What does my contract mean?
So, you have a written contract, which you spent hours negotiating with the other party and both of you have signed it. Everything is in black and white, so you think that each party’s obligations and rights are easily identifiable and agreed.
Then you start work, and everything seems to be going well until the other party says to you “oh but that clause means I am entitled to x…”.
To which you say “ hang on, the clause actually means you are only entitled to y…” . You have a dispute on what the terms mean. It is not uncommon, but how do you solve it? Perhaps you look back at the correspondence leading up to the signed agreement, or the drafts, or maybe you are quite certain as to what you think or thought the clause meant.
In fact - whatever came before, and what you and the other party think the clause means is not the answer.
The test the courts apply in interpreting contracts is what the reasonable objective person thinks that the contract means having all the background information that was available to the parties at the outset of contract formation.
This test has been confirmed in the very recent decision of the House of Lords in Chartbrook Limited v Persimmon Homes Limited and Another  UKHL 38, where it was held that even if a contract appears to be very unfavourable to one of the parties, that alone will not be an adequate reason for the court to decide it does not mean what it says. That’s because the courts take the view that businesses are free to contract into any bargain and it is not for the court to assess the merits of a bargain or strike out something purely because it is not a good deal.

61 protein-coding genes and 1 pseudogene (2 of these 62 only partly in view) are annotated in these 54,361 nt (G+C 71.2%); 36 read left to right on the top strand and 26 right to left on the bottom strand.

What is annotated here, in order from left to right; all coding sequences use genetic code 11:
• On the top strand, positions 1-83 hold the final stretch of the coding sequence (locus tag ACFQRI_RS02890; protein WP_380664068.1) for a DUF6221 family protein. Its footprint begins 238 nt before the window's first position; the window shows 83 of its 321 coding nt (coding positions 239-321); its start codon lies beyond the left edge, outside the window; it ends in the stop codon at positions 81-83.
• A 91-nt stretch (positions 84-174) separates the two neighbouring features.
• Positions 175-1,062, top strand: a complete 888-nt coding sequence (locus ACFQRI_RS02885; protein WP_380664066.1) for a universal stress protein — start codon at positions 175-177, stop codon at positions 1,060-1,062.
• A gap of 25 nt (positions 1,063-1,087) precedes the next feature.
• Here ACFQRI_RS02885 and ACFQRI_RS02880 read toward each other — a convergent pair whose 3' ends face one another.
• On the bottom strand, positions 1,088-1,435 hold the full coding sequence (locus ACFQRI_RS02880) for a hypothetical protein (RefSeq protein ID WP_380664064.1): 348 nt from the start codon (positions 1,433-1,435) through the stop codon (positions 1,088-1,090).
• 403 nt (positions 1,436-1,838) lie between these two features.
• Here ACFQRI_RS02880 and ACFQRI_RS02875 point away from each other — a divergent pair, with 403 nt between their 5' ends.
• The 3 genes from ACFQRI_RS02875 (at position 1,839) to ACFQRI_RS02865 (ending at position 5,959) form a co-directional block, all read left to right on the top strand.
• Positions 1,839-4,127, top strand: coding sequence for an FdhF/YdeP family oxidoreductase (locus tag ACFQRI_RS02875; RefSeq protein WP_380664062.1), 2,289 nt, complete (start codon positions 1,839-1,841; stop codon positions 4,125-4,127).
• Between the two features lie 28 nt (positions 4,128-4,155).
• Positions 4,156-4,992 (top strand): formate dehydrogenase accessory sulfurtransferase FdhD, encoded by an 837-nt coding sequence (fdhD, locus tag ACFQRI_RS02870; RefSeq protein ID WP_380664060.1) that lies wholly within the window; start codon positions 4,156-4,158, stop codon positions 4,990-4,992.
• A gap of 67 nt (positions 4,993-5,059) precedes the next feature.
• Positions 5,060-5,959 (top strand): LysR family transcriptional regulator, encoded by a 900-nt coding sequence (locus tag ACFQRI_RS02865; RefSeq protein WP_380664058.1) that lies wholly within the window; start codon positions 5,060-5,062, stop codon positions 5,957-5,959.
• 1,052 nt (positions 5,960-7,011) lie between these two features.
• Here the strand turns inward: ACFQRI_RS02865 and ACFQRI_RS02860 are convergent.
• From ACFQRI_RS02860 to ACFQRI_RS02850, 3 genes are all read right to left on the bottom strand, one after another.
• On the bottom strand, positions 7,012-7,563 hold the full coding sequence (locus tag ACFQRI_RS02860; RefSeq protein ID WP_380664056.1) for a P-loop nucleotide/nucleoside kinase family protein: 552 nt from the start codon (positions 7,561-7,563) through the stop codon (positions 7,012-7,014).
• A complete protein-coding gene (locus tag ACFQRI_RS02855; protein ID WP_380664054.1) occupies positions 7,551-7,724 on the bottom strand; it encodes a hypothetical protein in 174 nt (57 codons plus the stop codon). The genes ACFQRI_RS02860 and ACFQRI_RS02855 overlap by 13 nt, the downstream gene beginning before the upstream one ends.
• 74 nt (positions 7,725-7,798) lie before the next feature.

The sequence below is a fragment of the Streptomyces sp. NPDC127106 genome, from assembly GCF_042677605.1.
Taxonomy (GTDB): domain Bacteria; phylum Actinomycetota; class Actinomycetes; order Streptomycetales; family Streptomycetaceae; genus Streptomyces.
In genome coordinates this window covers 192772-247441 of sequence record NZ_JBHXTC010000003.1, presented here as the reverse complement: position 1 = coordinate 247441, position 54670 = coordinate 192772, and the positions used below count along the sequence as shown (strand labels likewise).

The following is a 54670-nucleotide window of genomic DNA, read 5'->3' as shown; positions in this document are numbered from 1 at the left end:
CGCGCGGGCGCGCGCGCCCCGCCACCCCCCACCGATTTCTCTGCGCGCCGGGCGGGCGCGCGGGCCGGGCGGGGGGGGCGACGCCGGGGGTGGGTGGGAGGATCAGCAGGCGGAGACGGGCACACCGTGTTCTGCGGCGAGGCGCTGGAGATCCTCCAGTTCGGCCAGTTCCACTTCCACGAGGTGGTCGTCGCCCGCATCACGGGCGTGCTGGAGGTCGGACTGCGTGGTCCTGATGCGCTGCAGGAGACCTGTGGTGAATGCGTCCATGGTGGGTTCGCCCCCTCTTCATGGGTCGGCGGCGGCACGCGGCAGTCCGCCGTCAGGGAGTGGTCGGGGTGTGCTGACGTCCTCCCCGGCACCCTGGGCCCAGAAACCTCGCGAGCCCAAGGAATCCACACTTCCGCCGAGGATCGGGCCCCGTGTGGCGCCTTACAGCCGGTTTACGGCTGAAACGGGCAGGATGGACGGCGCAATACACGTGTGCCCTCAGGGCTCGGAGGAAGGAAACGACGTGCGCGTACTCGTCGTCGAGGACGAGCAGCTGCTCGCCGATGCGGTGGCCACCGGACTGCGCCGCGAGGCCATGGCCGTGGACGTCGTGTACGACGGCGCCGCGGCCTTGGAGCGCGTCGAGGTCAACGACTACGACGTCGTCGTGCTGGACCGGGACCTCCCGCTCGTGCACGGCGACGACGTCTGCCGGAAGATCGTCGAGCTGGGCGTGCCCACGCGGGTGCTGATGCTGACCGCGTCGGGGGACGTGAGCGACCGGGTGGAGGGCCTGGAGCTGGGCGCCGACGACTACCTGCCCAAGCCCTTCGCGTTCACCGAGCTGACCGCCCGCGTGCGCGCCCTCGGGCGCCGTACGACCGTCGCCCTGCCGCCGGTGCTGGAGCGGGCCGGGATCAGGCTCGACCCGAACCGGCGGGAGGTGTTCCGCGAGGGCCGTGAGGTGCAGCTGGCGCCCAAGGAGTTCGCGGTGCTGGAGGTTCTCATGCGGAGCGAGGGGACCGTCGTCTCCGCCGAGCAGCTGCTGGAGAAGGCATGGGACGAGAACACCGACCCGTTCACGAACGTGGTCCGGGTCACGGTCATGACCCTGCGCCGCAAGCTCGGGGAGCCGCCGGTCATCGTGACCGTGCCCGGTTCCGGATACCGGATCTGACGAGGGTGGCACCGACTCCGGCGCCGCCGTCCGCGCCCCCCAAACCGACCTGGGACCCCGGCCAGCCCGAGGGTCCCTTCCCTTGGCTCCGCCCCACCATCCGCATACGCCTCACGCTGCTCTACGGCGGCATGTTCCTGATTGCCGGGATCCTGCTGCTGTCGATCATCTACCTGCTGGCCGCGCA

The Court reminded us that pre-contract negotiations are not allowed to be taken into account in construing the meaning of the clause. But they also said that where it is clear that something has gone wrong with the language of a contract, the court will construe it in accordance with what a reasonable person would have understood the parties to have meant, taking into account the relevant background.
Taking the time to negotiate, agree and record those agreements in a formal contract may seem like a waste of money when everyone is full of the enthusiasm of a new project, getting on site and starting building.
But it is a lot easier than having to sort out differences of opinion when these arise during the works, if you don’t have a clear contract to fall back on for some guidance. Taking matters to court or adjudication to get a Judge or adjudicator to tell you what your contract means will undoubtedly be more expensive than the costs of preparing a formal contract in the first place – and of course, this ignores the impact that such adversarial processes can have on your commercial relationships with suppliers/contractors.
Here at Flint Bishop we pride ourselves on helping our clients help themselves, by equipping them with the knowledge, skills and draft contracts to help manage the risks that can arise on complex construction and engineering projects. If you have any queries arising out of this note, or generally, please don’t hesitate to get in touch with our partner Thomas Jacobs.
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